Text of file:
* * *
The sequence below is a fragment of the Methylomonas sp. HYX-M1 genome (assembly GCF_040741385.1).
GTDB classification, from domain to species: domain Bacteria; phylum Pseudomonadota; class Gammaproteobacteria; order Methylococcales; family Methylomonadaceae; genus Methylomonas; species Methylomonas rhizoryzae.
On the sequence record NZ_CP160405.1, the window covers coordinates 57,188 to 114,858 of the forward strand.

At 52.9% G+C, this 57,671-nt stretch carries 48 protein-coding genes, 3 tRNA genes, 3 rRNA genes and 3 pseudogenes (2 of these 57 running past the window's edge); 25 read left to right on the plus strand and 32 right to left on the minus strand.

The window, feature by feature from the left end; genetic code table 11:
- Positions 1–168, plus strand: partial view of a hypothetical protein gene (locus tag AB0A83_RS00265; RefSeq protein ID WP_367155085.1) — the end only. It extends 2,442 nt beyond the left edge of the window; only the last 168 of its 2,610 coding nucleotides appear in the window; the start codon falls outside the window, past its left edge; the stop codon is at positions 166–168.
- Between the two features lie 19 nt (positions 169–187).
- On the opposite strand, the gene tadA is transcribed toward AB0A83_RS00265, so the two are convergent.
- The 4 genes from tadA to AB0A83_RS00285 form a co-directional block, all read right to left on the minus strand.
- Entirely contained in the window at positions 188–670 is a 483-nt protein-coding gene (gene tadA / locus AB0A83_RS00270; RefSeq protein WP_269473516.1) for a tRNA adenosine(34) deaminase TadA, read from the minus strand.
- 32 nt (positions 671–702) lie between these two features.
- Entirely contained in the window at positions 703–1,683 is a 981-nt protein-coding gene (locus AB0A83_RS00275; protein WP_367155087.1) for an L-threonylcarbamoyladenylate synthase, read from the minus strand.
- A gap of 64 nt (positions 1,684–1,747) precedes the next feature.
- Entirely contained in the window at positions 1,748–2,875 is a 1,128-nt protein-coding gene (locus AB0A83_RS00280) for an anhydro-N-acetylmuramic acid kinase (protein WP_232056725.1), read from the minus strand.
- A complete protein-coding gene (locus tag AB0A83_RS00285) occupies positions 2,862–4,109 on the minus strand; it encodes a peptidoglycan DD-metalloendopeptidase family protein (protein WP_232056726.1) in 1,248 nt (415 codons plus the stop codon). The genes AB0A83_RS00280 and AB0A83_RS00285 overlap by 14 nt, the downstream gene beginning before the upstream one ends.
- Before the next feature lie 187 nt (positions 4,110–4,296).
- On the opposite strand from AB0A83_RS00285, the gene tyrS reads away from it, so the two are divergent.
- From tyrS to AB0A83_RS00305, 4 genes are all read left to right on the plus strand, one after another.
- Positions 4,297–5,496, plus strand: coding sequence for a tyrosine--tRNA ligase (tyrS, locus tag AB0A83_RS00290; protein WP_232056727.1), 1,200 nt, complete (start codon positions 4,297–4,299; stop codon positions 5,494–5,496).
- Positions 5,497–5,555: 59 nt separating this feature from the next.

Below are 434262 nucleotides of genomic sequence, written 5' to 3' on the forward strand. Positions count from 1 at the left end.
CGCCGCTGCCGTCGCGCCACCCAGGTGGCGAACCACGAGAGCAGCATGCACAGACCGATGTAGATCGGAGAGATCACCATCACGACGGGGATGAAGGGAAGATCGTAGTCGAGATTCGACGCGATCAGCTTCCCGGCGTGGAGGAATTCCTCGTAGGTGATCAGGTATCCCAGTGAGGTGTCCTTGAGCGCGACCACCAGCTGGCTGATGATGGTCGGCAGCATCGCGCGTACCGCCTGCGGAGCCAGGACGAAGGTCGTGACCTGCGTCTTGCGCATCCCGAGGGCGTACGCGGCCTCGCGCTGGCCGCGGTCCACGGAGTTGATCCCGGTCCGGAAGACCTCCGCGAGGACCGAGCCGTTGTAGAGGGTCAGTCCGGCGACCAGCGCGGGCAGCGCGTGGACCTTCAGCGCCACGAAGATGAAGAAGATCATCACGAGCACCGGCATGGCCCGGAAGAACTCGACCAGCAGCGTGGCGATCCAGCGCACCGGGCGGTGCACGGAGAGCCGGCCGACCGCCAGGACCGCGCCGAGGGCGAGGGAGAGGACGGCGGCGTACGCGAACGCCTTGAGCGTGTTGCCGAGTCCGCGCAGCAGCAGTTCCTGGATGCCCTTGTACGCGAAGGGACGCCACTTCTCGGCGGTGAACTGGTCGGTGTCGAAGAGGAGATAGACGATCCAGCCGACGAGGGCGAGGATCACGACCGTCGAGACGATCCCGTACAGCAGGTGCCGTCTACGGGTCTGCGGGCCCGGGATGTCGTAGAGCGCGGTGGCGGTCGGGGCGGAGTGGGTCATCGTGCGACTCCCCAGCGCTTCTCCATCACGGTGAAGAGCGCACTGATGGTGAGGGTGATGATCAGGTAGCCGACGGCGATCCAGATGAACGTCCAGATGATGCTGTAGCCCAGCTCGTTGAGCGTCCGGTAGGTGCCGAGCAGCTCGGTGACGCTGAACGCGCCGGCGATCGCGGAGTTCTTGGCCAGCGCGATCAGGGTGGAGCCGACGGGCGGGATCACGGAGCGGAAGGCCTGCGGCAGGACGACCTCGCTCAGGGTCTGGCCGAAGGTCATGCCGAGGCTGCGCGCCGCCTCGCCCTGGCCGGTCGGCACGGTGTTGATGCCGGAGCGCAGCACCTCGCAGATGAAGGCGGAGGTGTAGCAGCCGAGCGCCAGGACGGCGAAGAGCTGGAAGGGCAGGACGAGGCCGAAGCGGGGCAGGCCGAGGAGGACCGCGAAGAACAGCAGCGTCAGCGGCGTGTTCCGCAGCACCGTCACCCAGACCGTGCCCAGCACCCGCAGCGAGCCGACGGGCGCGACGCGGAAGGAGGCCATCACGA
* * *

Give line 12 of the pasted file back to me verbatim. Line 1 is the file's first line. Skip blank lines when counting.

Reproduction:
- Entirely contained in the window at positions 703–1,683 is a 981-nt protein-coding gene (locus AB0A83_RS00275; protein WP_367155087.1) for an L-threonylcarbamoyladenylate synthase, read from the minus strand.